sram chainring coupled front derailleur up-shift guide peg anatomy contacts chain outer plate

During the sequence seen below in Figs. 47-51, the outer plate of the chain link (orange) that initially contacts the first guide peg is gradually moved away from the plane of the small chainring, and into the plane of the big chainring, with a final, larger up-shifting peg completing the transition. That up-shifting peg (320) then remains in position, thereafter functioning as a regular tooth of the chainring. The large plate (206, burgundy in some drawings) that sits outboard of the big chainring teeth acts as a guide to prevent the chain falling off the big ring in the outboard direction during an up-shift.

The Downshift Mechanism

Now, we take a closer look at the down-shift mechanism of SRAM’s chainring-coupled front derailleur, wherein the chain is transferred from the big chainring to the small chainring. This mechanism is not so different to how traditional seat-tube mounted front derailleurs guide the chain off the big chainring toward to plane of the smaller chainring.

sram chainring coupled front derailleur down-shift initiation

To mediate a down-shift, the linkage controlling the positioning of the down-shift elements (212a and 212b in Red) articulates about its various pivots in order to rotate the down-shift elements through a counter-clockwise arc. It moves from the position shown in Fig. 13, to the position shown in Fig. 46, re-positioning the protruding arms of the down-shift elements inboard, to the point where the top surface (338) overlaps the plane of the big chainring.

In conjunction with this rotation, the guide pegs of the up-shift apparatus are simultaneously retracted away from the small chainring and back into a dedicated recess within the body of the large chainring.

sram chainring coupled front derailleur down-shift elements positioned to initiate derailing of chain from big ring

Again, the timing is crucial. A down-shift element will only be able to rotate into the position shown in Fig. 46 when it is positioned rearward of the chainring. i.e. at a position where the chain is not engaged with the teeth of the big chainring – see Fig. 52. That’s because the presence of the chain on the teeth will physically prevent movement of the down-shift arm into its down-shift position.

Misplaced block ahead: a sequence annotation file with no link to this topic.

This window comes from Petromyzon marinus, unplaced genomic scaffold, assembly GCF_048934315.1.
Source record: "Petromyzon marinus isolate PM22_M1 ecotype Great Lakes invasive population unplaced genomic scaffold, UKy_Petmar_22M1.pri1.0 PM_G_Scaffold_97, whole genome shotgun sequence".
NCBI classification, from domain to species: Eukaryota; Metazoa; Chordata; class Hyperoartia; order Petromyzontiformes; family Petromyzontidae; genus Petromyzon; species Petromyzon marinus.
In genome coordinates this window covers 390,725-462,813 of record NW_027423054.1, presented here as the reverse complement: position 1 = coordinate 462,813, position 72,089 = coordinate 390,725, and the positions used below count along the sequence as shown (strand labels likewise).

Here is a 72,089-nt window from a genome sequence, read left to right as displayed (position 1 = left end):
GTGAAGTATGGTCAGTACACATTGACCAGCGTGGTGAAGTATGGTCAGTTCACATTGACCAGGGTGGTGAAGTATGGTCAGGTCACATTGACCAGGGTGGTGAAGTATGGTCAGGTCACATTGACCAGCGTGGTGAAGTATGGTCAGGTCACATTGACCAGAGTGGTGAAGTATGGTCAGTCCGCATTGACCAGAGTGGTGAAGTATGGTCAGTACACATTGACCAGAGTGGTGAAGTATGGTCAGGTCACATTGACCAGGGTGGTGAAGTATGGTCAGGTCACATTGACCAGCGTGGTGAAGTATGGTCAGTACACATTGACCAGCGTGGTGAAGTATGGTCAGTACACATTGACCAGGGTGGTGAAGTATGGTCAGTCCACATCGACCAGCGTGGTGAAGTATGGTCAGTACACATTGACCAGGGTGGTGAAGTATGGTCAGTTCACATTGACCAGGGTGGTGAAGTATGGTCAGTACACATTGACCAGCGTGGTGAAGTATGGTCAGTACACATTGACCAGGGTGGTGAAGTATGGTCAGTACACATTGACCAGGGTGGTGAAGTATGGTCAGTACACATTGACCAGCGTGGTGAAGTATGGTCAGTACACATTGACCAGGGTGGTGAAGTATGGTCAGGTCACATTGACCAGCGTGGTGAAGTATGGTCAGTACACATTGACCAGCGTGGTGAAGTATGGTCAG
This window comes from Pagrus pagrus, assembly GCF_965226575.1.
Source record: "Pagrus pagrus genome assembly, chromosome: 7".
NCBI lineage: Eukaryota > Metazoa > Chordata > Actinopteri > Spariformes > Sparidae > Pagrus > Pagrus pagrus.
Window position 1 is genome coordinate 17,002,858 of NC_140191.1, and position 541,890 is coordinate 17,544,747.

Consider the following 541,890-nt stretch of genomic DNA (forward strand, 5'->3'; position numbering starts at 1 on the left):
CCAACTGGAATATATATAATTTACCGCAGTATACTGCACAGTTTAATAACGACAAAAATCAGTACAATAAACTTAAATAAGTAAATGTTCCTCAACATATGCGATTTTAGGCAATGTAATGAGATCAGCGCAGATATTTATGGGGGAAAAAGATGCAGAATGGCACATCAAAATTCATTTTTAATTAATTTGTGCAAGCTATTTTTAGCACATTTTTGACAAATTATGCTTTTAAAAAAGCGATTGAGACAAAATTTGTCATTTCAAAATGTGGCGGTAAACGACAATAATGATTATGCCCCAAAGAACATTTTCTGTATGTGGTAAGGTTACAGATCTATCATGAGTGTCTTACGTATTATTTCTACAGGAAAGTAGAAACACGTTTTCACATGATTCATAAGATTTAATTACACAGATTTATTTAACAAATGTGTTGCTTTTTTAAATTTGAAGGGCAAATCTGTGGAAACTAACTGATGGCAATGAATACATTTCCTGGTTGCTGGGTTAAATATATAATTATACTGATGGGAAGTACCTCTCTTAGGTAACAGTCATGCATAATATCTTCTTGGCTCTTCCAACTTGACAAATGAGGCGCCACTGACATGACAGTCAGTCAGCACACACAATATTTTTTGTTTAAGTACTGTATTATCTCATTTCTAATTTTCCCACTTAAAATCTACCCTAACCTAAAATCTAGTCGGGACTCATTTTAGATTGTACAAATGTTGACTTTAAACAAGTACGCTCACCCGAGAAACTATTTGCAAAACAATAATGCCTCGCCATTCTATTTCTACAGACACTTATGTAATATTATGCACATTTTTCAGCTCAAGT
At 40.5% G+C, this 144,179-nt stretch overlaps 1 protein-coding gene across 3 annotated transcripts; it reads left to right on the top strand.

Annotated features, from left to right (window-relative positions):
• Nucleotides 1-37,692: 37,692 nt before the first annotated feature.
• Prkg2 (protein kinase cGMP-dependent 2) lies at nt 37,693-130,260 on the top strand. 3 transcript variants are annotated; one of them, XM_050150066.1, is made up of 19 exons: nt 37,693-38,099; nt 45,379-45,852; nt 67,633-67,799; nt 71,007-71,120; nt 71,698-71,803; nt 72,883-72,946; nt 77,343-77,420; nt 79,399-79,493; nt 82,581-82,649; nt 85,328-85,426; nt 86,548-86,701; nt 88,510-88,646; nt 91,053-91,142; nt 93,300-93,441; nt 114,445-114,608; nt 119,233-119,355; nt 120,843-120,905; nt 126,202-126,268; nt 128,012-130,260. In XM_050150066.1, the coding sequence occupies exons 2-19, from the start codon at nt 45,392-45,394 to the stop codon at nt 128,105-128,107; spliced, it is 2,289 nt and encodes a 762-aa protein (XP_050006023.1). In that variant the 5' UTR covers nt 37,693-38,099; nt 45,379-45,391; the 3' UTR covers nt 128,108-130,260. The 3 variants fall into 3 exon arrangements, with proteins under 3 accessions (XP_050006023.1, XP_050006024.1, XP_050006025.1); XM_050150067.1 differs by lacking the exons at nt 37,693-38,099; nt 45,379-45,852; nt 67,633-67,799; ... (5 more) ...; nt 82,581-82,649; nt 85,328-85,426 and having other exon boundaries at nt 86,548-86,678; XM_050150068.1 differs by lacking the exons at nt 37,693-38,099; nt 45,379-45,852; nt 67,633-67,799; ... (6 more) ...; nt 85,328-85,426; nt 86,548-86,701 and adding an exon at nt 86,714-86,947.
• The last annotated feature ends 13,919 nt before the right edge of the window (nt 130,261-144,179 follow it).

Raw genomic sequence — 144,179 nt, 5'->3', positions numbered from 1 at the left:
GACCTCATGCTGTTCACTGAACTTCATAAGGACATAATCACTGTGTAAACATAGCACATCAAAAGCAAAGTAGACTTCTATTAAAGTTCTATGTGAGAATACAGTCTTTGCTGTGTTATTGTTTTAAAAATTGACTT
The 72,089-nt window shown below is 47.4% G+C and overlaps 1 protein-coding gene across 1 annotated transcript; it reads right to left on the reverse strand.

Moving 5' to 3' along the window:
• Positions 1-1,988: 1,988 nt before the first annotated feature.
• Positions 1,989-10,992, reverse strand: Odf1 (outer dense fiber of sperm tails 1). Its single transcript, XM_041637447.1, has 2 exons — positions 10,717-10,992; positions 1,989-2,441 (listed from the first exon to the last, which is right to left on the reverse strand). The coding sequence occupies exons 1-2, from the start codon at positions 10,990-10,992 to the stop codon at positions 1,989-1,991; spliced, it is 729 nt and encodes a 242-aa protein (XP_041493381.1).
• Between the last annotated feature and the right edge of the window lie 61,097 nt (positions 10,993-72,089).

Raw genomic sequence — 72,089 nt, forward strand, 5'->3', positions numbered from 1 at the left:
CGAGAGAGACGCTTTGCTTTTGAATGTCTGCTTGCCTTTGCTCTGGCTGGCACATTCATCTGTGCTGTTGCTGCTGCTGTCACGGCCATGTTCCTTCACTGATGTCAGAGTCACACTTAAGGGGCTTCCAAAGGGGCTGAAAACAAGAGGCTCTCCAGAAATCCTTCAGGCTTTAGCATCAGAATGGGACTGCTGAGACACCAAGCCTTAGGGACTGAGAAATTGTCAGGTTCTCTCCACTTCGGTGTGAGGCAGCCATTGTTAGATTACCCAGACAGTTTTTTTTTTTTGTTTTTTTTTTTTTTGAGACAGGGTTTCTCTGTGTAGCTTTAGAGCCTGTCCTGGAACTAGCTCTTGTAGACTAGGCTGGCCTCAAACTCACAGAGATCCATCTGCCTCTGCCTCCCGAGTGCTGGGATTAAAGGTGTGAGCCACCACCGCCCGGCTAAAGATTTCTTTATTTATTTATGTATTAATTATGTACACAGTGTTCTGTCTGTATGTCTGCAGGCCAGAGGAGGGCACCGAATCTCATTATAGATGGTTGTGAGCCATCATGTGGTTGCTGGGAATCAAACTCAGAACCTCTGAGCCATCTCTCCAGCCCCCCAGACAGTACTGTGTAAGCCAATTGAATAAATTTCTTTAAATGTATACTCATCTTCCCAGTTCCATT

sram chainring coupled front derailleur shift apparatus
Per revolution of the crankset, two opportunities are provided to execute a down-shift

When the downshift arm is free to rotate inward to a position where it overlaps the plane of the big chainring, it is then ready to de-rail the chain off the big chainring. As the rider continues through the pedal stroke, the chamfered surface (338) of the “leading” down-shift arm (212a) contacts the chain, deflecting it out of alignment with the big chainring, and into alignment with the small chainring.

After no more than half a pedal stroke, the chain is picked up by the small chainring. After a full revolution, all links of the chain will be engaged with the teeth of the small chainring, and the down-shift is completed.

Is the SRAM Chainring-Coupled Derailleur an Industry First?

SRAM is by no means the first brand to investigate alternatives to the traditional, seat tube-mounted front derailleur. Classified Cycling offer the most robust, proven solution with their Powershift Hub. By virtue of internal gearing packed away inside the hub of the rear wheel, the Powershift Hub is able to offer two distinct gear ratios for every single sprocket of the cassette. So, if you’re running a 12-speed cassette, you actually have 24 discrete gears at your disposal.

Classified Powershift Boost MTB 2x internal gear mountain bike hub for Shimano or SRAM 12-speed, Bike Connection Agency photo by Mirror Media, exploded view